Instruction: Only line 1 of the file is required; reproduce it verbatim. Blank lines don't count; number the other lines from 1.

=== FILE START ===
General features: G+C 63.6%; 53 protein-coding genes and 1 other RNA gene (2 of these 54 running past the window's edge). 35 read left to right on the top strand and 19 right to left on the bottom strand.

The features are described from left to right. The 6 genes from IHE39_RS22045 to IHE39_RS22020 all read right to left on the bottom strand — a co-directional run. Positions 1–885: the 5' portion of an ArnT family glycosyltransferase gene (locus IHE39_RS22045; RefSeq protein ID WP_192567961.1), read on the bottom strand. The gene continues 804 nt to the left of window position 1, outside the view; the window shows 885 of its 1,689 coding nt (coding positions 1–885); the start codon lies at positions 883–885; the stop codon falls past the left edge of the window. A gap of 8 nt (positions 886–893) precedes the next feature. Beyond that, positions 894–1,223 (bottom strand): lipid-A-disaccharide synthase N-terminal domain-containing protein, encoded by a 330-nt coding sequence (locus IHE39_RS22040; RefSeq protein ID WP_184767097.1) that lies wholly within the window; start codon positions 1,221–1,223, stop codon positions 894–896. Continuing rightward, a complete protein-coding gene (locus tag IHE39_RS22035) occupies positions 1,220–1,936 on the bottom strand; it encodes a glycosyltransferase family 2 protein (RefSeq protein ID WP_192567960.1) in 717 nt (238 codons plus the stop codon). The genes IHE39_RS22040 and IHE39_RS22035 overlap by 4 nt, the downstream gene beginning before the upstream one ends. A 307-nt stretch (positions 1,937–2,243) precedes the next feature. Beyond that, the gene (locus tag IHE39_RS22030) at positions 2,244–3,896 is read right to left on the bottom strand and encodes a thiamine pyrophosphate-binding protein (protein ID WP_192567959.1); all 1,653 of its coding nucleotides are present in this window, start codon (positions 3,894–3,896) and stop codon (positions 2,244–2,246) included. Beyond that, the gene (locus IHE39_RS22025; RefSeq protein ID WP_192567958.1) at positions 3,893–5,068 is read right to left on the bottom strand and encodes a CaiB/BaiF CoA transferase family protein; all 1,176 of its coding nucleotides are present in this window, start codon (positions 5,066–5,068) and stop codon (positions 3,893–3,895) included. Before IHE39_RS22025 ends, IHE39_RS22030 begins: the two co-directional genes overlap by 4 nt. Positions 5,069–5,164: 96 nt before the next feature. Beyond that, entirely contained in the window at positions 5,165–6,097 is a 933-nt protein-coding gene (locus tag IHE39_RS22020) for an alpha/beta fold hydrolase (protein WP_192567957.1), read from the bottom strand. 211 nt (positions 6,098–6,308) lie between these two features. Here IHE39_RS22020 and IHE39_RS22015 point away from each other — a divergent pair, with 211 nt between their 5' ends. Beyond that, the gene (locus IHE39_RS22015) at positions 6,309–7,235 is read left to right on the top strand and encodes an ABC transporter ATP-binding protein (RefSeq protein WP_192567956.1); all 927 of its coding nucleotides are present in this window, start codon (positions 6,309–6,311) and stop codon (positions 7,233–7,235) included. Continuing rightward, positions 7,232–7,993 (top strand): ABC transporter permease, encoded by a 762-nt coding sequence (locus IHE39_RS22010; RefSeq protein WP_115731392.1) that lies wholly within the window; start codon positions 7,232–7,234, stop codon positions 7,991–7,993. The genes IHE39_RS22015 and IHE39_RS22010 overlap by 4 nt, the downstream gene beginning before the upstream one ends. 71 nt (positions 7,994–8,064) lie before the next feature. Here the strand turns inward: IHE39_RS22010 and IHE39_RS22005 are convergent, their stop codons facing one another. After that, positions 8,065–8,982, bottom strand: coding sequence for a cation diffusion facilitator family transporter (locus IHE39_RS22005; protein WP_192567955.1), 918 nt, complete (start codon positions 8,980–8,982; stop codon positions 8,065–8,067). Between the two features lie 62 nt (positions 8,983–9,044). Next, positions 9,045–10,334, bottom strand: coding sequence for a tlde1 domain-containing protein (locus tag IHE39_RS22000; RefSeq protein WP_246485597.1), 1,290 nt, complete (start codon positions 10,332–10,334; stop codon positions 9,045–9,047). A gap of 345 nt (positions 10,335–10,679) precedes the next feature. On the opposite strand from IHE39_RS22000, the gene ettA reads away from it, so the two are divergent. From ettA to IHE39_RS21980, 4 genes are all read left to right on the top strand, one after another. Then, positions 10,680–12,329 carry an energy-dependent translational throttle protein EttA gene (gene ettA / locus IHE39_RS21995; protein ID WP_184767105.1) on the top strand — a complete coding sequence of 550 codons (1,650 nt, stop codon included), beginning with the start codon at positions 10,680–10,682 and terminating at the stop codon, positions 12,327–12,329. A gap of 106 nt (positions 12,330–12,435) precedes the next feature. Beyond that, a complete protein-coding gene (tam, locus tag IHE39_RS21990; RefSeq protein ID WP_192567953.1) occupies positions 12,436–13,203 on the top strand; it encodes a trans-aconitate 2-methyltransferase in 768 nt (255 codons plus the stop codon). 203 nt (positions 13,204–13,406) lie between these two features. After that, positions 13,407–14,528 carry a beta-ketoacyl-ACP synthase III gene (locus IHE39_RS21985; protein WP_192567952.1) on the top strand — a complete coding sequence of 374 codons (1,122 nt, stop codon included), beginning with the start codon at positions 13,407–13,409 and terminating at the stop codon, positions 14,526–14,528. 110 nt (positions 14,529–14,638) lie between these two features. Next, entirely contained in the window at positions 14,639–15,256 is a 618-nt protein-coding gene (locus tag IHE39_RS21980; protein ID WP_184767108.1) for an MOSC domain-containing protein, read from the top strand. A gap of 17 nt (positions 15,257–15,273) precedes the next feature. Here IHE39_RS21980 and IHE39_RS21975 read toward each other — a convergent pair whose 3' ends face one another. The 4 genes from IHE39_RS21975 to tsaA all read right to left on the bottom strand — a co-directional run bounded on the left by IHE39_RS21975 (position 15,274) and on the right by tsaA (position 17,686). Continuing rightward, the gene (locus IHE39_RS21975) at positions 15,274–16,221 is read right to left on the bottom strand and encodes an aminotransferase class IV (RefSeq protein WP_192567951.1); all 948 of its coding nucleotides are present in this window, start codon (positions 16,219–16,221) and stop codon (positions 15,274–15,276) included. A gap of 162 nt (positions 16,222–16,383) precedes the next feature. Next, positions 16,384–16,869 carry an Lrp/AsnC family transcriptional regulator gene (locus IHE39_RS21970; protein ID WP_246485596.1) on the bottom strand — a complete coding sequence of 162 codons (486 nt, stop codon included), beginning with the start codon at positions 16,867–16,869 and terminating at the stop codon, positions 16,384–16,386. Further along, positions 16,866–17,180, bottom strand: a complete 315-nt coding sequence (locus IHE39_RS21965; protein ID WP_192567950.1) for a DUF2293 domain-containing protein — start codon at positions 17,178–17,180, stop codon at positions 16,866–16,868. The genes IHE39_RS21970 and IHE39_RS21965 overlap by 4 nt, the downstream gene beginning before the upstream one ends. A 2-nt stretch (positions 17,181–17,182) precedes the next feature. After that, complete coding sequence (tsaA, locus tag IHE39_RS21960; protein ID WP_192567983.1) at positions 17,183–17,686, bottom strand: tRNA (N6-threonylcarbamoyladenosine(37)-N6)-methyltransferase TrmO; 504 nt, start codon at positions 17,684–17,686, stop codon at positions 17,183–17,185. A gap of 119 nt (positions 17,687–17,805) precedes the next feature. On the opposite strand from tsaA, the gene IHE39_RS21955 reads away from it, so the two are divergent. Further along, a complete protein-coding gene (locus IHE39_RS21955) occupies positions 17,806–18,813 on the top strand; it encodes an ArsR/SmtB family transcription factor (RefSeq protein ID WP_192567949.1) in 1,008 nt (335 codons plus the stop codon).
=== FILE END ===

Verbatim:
General features: G+C 63.6%; 53 protein-coding genes and 1 other RNA gene (2 of these 54 running past the window's edge). 35 read left to right on the top strand and 19 right to left on the bottom strand.